(Adds more detail on MSCI, background)
May 3 Nigerian stocks climbed to a
five-week high on Tuesday after index provider MSCI said it
would not change the status of Nigerian securities on its
MSCI, which has invited investor feedback on the ease of
access to Nigerian stock markets in the wake of currency
controls imposed last year, put out a statement late on Friday
saying the country would receive “special treatment” in its
upcoming semi-annual index review in May.
Pavlo Taranenko from MSCI Index Management Research said on
Tuesday the firm was not officially “considering” or “consulting
on” a reclassification, but only “monitoring”. Any
reclassification of Nigeria from the MSCI’s Frontier Markets
index would have to be preceded by a consultation, like all
index changes, he added.
Nigeria’s stock market, which has the
second-biggest weighting behind Kuwait on MSCI’s frontier
benchmark , gained 3.2 percent on Tuesday to
levels last seen in March.
The index of Nigeria’s top 10 consumer goods
rose 5 percent, with Nestle leading the charge to
rise 10.25 percent, the maximum allowed.
Other gainers included Nigerian Breweries, United
Bank for Africa and Dangote Cement, which
accounts for third of total capitalisation, each up 5 percent.
However, share dealing by foreign investors in Nigeria has
been declining. Foreign share dealing fell to 34.4 billion naira
($173 million) in March, down 66 percent from a year ago, the
stock exchange said, adding that more than half of transactions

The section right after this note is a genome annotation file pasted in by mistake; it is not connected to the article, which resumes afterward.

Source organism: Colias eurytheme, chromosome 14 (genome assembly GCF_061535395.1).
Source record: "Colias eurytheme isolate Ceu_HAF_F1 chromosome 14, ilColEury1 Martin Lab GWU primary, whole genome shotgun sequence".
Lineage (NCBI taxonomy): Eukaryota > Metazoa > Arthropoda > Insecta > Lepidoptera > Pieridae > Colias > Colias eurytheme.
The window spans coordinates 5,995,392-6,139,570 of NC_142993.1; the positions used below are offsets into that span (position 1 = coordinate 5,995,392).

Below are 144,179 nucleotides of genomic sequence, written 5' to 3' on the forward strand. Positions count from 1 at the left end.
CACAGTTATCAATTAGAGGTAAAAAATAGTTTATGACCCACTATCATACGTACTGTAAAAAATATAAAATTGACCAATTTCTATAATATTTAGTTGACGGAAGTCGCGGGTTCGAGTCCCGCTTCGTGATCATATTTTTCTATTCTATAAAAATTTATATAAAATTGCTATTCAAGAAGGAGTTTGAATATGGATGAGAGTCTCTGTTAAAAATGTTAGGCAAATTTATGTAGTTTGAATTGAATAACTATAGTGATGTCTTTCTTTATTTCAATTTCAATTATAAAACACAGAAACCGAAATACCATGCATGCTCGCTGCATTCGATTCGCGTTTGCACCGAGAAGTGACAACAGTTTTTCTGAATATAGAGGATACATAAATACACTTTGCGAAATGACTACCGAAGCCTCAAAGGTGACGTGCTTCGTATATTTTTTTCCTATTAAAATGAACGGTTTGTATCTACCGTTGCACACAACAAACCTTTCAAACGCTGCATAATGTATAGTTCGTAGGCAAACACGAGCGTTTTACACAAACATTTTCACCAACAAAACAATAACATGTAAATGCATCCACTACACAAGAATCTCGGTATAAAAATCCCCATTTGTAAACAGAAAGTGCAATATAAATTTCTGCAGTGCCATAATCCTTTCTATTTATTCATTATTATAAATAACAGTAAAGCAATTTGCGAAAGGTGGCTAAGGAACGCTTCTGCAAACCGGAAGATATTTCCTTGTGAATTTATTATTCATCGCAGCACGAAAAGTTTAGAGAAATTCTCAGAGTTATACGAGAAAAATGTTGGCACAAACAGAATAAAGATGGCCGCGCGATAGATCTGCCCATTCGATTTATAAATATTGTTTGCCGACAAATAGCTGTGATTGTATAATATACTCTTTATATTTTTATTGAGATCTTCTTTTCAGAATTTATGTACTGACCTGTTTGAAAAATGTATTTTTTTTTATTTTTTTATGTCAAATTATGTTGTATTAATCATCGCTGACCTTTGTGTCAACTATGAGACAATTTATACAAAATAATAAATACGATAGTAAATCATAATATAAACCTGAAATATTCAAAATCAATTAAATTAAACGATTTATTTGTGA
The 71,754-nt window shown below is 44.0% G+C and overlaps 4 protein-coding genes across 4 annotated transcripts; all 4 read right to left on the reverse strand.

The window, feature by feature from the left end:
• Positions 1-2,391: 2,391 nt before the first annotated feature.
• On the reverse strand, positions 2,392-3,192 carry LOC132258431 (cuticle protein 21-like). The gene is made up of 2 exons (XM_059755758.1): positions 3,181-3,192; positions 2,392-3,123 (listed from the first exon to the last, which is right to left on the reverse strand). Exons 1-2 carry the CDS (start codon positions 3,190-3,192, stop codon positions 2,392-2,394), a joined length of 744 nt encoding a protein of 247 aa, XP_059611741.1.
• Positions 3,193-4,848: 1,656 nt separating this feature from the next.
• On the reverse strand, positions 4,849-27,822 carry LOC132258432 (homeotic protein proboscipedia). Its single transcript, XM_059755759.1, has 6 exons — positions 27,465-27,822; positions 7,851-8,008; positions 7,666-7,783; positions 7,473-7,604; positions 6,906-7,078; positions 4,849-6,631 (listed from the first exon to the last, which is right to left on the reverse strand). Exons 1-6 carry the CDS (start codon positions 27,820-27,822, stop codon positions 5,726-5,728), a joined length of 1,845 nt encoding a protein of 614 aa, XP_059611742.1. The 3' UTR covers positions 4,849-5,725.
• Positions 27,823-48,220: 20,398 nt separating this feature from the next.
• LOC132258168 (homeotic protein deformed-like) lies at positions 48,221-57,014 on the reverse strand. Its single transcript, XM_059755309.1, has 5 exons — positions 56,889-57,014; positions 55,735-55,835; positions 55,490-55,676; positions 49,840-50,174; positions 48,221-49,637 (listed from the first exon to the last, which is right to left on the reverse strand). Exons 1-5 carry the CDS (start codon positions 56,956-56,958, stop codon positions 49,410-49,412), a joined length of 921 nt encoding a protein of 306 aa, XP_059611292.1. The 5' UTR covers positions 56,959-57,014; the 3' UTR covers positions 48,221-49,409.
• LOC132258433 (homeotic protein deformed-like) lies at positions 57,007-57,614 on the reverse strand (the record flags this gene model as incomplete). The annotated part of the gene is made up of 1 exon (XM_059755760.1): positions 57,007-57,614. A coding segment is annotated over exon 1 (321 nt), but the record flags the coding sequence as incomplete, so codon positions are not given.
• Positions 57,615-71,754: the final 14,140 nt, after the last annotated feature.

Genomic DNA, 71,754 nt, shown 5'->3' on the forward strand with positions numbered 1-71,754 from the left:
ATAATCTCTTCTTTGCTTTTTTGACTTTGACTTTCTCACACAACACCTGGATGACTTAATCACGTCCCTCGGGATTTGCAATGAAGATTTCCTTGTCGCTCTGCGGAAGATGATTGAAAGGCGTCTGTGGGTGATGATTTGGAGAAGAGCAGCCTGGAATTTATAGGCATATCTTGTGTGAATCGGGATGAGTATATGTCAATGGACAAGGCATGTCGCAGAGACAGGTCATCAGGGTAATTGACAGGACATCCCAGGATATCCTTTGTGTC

were deals to sell shares.
Nigeria has also seen an exodus of foreign money from other
assets. In September, JP Morgan announced it would eject the
country from its influential emerging markets bond index due to
the currency controls, which were imposed to prevent a collapse
of the naira. Barclays followed suit shortly after.
Africa’s biggest economy is facing its worst crisis in
decades as the fall in the price of oil has slashed government
revenues, prompting the central bank to peg the currency and
introduce curbs to protect foreign exchange reserves, which have
fallen to an 11-year low.
For MSCI the ease of capital inflows and outflows is one of
the key criteria in its market classification framework. Being
excluded from MSCI’s Frontier Market index would create a higher
hurdle for Nigeria to attract investments.
Renaissance Capital estimated in April that about $480
million of MSCI benchmarked money was in Nigeria, in both mutual
funds and exchange traded funds.
($1 = 198.80 naira)
(Reporting by Chijioke Ohuocha; Additional reporting by Oludare
Mayowa and Karin Strohecker in London; Editing by Mark